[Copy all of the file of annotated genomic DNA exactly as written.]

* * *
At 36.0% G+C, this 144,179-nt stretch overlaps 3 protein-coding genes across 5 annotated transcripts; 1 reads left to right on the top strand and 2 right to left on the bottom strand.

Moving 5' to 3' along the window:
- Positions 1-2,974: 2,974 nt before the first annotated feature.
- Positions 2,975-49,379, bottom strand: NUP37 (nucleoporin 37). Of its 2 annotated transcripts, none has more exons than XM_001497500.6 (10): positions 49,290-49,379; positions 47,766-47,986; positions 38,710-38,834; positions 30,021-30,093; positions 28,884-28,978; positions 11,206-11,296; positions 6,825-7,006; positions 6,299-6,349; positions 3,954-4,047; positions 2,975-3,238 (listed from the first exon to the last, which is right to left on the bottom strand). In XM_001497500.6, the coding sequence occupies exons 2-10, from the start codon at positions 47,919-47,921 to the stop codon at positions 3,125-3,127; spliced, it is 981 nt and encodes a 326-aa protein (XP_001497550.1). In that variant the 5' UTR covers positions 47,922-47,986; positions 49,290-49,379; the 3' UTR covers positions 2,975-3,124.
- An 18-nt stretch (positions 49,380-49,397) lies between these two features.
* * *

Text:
At 36.0% G+C, this 144,179-nt stretch overlaps 3 protein-coding genes across 5 annotated transcripts; 1 reads left to right on the top strand and 2 right to left on the bottom strand.

Moving 5' to 3' along the window:
- Positions 1-2,974: 2,974 nt before the first annotated feature.
- Positions 2,975-49,379, bottom strand: NUP37 (nucleoporin 37). Of its 2 annotated transcripts, none has more exons than XM_001497500.6 (10): positions 49,290-49,379; positions 47,766-47,986; positions 38,710-38,834; positions 30,021-30,093; positions 28,884-28,978; positions 11,206-11,296; positions 6,825-7,006; positions 6,299-6,349; positions 3,954-4,047; positions 2,975-3,238 (listed from the first exon to the last, which is right to left on the bottom strand). In XM_001497500.6, the coding sequence occupies exons 2-10, from the start codon at positions 47,919-47,921 to the stop codon at positions 3,125-3,127; spliced, it is 981 nt and encodes a 326-aa protein (XP_001497550.1). In that variant the 5' UTR covers positions 47,922-47,986; positions 49,290-49,379; the 3' UTR covers positions 2,975-3,124.
- An 18-nt stretch (positions 49,380-49,397) lies between these two features.